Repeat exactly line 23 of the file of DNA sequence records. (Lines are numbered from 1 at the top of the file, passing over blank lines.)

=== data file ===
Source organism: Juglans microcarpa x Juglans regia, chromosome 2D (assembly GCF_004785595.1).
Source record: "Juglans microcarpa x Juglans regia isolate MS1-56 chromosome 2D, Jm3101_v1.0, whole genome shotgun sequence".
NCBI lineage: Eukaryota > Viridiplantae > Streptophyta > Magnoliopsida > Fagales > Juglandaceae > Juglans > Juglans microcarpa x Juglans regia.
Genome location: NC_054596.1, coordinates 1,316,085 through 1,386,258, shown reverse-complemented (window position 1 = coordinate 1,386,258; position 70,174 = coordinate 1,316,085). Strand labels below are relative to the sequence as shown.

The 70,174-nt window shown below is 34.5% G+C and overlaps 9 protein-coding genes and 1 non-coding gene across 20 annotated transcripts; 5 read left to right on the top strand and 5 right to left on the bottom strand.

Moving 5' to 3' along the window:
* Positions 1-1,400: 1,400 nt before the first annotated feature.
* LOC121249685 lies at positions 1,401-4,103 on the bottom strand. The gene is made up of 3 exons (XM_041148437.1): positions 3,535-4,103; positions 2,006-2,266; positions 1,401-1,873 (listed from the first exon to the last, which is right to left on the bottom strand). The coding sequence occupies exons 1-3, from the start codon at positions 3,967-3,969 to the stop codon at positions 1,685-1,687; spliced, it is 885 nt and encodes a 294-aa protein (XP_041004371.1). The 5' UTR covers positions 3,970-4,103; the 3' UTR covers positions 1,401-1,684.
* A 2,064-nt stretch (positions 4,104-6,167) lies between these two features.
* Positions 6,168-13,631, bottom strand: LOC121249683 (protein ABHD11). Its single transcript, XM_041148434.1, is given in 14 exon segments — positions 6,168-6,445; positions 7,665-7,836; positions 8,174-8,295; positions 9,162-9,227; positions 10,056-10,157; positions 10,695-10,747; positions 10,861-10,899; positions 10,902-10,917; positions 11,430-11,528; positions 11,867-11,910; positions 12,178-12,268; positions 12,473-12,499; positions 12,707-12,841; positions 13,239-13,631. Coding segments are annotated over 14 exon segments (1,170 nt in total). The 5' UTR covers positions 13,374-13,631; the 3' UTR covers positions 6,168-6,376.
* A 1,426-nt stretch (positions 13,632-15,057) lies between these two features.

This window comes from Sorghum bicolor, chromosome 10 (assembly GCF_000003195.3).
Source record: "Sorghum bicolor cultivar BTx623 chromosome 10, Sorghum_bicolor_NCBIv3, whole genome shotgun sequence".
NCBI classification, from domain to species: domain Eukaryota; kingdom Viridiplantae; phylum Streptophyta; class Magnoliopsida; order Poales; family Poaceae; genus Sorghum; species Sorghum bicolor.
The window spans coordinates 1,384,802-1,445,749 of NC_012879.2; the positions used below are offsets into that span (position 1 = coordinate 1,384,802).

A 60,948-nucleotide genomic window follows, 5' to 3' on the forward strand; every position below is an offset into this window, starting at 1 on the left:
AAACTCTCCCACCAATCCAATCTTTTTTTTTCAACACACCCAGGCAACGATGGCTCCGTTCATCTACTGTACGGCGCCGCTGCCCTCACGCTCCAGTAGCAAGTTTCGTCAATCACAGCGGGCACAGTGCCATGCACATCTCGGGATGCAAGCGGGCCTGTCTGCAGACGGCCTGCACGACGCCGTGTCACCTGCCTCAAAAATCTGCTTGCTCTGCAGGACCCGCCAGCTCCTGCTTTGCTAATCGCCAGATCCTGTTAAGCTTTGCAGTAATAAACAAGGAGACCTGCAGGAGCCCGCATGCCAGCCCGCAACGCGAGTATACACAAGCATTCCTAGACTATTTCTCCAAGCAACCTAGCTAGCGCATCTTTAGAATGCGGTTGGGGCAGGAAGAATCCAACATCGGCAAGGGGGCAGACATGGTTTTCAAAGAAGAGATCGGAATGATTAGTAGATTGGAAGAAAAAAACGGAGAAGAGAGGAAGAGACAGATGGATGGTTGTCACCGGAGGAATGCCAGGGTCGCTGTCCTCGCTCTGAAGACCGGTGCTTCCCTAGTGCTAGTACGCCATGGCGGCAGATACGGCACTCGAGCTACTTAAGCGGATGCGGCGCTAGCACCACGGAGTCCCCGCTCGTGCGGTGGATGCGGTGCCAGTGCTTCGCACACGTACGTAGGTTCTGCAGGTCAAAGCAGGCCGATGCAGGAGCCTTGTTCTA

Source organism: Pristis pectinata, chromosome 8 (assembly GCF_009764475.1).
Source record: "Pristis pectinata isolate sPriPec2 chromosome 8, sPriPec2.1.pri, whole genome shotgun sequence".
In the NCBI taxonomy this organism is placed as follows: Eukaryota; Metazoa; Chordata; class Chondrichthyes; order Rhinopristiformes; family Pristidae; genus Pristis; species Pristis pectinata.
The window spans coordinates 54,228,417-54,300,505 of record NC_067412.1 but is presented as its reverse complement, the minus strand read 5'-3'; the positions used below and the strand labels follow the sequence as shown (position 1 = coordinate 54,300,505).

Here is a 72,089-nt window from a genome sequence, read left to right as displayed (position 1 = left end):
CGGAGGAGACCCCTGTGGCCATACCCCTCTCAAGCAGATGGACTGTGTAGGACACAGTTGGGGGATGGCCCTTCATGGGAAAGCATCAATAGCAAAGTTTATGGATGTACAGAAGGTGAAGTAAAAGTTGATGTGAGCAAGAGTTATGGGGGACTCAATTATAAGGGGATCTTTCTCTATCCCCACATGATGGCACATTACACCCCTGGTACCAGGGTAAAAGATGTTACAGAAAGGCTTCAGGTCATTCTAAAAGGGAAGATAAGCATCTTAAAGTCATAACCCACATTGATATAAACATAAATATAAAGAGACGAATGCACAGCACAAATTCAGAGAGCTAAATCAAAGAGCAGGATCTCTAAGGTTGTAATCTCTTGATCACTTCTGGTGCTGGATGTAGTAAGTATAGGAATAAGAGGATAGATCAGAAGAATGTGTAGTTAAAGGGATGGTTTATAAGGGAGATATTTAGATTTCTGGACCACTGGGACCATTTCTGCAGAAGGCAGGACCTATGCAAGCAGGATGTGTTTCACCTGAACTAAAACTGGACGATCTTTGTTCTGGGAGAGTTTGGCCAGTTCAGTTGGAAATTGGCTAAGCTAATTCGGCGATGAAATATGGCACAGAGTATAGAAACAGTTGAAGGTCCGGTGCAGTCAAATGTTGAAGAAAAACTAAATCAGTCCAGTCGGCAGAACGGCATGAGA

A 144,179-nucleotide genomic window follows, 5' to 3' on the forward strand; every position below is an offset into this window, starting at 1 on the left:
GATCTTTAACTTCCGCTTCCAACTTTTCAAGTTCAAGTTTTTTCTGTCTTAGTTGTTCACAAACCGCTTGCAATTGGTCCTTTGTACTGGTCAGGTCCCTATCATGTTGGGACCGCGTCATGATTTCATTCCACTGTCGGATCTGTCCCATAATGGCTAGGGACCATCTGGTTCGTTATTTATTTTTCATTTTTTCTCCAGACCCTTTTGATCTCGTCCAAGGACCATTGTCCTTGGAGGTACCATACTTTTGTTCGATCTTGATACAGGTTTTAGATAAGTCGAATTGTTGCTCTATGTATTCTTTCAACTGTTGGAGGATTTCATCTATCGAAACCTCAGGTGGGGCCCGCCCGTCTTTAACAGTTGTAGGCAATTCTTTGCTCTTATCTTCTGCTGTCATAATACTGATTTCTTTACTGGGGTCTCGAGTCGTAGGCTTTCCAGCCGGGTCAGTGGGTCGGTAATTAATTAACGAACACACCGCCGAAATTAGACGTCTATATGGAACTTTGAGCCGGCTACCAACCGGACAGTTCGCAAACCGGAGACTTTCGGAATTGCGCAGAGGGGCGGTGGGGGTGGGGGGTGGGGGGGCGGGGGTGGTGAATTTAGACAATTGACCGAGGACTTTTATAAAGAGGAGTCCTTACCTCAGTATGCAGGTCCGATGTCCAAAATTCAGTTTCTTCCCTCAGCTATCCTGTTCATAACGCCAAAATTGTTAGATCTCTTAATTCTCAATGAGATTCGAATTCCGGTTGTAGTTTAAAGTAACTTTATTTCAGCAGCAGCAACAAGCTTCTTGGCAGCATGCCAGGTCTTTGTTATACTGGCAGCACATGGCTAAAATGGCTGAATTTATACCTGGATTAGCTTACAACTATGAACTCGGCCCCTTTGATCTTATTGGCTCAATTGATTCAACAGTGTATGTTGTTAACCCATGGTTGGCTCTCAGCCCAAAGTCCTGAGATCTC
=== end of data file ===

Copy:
CGGAGGAGACCCCTGTGGCCATACCCCTCTCAAGCAGATGGACTGTGTAGGACACAGTTGGGGGATGGCCCTTCATGGGAAAGCATCAATAGCAAAGTTTATGGATGTACAGAAGGTGAAGTAAAAGTTGATGTGAGCAAGAGTTATGGGGGACTCAATTATAAGGGGATCTTTCTCTATCCCCACATGATGGCACATTACACCCCTGGTACCAGGGTAAAAGATGTTACAGAAAGGCTTCAGGTCATTCTAAAAGGGAAGATAAGCATCTTAAAGTCATAACCCACATTGATATAAACATAAATATAAAGAGACGAATGCACAGCACAAATTCAGAGAGCTAAATCAAAGAGCAGGATCTCTAAGGTTGTAATCTCTTGATCACTTCTGGTGCTGGATGTAGTAAGTATAGGAATAAGAGGATAGATCAGAAGAATGTGTAGTTAAAGGGATGGTTTATAAGGGAGATATTTAGATTTCTGGACCACTGGGACCATTTCTGCAGAAGGCAGGACCTATGCAAGCAGGATGTGTTTCACCTGAACTAAAACTGGACGATCTTTGTTCTGGGAGAGTTTGGCCAGTTCAGTTGGAAATTGGCTAAGCTAATTCGGCGATGAAATATGGCACAGAGTATAGAAACAGTTGAAGGTCCGGTGCAGTCAAATGTTGAAGAAAAACTAAATCAGTCCAGTCGGCAGAACGGCATGAGA